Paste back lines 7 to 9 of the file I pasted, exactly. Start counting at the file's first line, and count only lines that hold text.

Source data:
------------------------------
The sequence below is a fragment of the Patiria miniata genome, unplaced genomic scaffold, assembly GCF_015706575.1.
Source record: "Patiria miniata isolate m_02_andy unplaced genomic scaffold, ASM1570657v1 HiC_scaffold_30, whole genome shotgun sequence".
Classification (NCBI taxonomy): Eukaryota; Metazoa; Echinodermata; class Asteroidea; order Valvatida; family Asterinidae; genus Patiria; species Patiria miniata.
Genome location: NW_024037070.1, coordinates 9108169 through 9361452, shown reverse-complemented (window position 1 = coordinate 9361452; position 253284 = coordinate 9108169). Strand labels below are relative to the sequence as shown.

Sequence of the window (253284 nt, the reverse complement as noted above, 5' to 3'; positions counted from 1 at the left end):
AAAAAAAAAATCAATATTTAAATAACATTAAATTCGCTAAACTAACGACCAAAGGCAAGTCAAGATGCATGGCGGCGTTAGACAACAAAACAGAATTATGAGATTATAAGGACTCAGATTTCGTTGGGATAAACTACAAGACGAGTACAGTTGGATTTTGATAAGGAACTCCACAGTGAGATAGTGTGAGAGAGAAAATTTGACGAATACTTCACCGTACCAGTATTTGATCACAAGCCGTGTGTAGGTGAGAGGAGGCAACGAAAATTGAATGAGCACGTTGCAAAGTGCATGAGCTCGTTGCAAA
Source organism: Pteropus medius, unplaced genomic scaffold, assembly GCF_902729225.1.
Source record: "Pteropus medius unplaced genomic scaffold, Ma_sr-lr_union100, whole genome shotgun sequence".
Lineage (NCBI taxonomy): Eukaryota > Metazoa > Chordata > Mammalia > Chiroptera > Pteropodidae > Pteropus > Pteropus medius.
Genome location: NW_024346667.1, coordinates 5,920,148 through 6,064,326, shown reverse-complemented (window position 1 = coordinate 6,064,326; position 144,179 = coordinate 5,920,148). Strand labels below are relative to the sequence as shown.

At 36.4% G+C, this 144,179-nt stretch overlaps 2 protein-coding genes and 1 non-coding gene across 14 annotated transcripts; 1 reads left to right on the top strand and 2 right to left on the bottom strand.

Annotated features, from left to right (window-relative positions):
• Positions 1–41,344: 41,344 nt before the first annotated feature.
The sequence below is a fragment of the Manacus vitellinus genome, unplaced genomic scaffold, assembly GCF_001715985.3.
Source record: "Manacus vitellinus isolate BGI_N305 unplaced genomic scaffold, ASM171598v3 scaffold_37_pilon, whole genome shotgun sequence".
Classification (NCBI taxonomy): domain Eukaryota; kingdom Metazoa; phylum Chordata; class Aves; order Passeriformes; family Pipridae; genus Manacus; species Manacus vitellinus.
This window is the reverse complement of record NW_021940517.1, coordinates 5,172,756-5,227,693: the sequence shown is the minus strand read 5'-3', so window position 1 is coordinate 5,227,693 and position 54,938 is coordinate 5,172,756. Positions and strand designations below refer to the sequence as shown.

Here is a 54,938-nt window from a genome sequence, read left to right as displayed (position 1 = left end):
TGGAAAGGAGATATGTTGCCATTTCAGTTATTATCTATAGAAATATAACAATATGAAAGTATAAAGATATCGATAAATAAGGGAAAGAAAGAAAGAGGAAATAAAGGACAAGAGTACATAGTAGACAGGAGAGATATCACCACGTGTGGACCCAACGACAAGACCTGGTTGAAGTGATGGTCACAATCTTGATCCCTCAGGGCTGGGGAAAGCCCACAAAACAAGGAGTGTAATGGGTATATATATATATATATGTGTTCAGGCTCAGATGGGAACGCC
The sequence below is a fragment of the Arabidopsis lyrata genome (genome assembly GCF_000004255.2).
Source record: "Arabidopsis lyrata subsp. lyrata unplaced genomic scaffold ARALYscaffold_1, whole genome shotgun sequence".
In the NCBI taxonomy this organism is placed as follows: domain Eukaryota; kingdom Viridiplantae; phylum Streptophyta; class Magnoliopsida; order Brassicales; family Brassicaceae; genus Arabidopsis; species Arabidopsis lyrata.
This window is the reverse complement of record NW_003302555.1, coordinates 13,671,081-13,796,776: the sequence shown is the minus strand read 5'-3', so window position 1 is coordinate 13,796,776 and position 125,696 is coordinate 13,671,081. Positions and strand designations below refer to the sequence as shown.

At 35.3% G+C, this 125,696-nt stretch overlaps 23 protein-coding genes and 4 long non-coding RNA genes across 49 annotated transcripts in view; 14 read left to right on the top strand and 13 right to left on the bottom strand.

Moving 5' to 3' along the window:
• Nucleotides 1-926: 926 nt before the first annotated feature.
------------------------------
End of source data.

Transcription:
Source organism: Pteropus medius, unplaced genomic scaffold, assembly GCF_902729225.1.
Source record: "Pteropus medius unplaced genomic scaffold, Ma_sr-lr_union100, whole genome shotgun sequence".
Lineage (NCBI taxonomy): Eukaryota > Metazoa > Chordata > Mammalia > Chiroptera > Pteropodidae > Pteropus > Pteropus medius.